LXXOEAU, THURSDAY, JULY 2 1950. No. 7.----
VOL. LXXIH ROSEAU, THURSDAY, JULY 27, 1950. No. 3 7.
Administrato .'s *Ofice,
17th July, 1950.
IT is notified for general information
that the Administrator's Address to the
Legislative Council of Domitiica on the
7th July, 1950, is published with this.
issue of the Official Gazette.
J. N. McINTYRE,
THE MATTER OF THE
Aqiisition Ordinanca 1944
(No. 7 df 1946 )
IN the Matter of a Notification by the
4Governor in Council that certain lands
situate in Geneva Estate in the Parish of
St. Patrick in the Island of Dominica are
Likely to be required for a Public Purpose.
Notificatica of Entry, to Lands likely to
WHEREAS it is enacted by section 4
of the Land Aquisition Ordinance, 1946
(No. 7 of 1916),that if the Governor in
Council considers that'any land is likely
to be required for a Public purpose and it
is necessary to make a preliminary survey
or other investigation of the land he may
cause a notification to that effect to be
published in 'the Gazette.
AND WHEREAS the lands describ-d in
the Schedule hereto are likely to be re-
quired for a public purpose, that is to
provide lands to be cultivated.by the dis-
placed tenants on the said Geneva Estate:
AND WHEREAS in order to do so it is
considered necessary by the governor in
Council that the Geneva Estate should be
entered upon for the pui-pose of survey
and other acts necessary to ascertain
whether the said lands are suited for the
said public purpose;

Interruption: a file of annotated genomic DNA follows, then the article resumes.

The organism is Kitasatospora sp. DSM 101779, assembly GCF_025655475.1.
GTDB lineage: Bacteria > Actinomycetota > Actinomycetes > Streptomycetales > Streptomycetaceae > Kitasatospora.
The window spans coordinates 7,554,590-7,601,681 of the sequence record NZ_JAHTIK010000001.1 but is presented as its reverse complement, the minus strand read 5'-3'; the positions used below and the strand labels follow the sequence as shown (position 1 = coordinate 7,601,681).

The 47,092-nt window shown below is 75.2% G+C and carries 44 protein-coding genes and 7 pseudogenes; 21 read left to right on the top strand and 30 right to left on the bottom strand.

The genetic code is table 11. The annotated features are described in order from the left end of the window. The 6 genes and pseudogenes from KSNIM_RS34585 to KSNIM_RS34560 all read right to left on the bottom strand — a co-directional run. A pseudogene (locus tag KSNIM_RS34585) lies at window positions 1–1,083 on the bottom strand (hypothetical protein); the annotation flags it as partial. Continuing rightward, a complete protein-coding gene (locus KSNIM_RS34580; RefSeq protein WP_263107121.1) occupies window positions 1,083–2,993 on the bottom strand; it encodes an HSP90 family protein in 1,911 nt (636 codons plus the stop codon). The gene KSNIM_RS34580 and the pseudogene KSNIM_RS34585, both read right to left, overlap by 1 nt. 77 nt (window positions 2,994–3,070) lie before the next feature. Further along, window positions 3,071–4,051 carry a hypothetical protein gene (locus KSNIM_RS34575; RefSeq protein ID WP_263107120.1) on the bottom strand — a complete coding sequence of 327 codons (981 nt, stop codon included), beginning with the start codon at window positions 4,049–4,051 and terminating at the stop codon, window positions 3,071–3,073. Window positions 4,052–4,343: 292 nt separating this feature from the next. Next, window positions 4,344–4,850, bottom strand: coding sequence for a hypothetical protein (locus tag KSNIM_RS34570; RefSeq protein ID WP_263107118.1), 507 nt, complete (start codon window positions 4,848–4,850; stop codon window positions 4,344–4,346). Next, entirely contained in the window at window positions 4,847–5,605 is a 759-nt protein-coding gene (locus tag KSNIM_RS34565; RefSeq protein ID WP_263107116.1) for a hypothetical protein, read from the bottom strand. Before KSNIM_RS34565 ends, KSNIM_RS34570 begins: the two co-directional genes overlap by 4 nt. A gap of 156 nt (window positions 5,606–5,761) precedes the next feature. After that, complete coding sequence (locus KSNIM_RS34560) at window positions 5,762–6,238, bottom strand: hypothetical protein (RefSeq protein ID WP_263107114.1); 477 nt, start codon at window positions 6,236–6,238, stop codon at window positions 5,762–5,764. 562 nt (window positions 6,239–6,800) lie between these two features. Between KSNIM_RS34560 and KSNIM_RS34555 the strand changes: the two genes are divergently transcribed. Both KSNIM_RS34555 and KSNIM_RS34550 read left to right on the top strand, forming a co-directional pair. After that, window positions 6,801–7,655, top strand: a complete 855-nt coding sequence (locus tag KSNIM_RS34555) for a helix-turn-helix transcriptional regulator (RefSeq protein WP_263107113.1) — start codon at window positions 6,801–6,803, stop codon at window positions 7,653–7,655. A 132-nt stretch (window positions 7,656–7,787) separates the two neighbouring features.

NOW THEREFORE IT IS HEREBY
NO 'IFIED by the Governor in Council of
Sthe Colonyof Dominica, that so soon as:it
!s necessary after the publication of this
Notification in the Gazatte it shall be law.
ful for the Authorised Officer (l'he Agri-
cultural Superintendent) or his agents
assistants and workmen to enter the
Geneva Estate and do any or all acts as
are made lawful by section 4 of the said
A piece or parcel of'land comprising 6(0
acres part of the plantation or estate corn
only called Geneva in the Parish of St
Patiick in the Colony of Dominica.
Dated .this 26th day of July. 1950.
E. P. ARROwsMITH.
Admun st ruator.
The Land Acquisition Ordinance, 1946
(No. 7 of 1946).
IT is hereby notified for public informr-
tion that the Governor has appointed the
Agricultwal Superintendent, to be the
Auithorised Officer for the Colony of Dom-
inica for the purposesof the Land Acquist-
Stion Ordinance, 1946, (No. 7 of 1946)..
Dated, this 26th day of J.uly. 1950.
J N McINTYRE,
S. (in substitution fox: Gazette Notice dated
the 2'st day of October, 1949).
177 OFFICIAL GAZETTE, THURSDAY, JULY 27, 1950.
SPECIAL SILVER JUBILEE MEETING
LEGISLATIVE COUNCIL, DOMINICA
His HONOUR E. P. ARROWSMITH, C.M.G., Administrator.
7th JULY, 1950.
Honourable Members of Legislative Council.
This special meeting has been summoned, as you know, to
commemorate the Silver Jubilee of elected representation in Dom-
inica. For the first time since the aboli ion of the partly elected
Assemby in 1898, the people of Dominica were given the oppor-
tunity of exercising the Franchise in 1925. On the 7th July of
that year, the Honourable H. D. Shillingford, C. B. E, took his
seat as an elected member, and from that time until now he has
served as a member of the Legislative Council of Dominica. A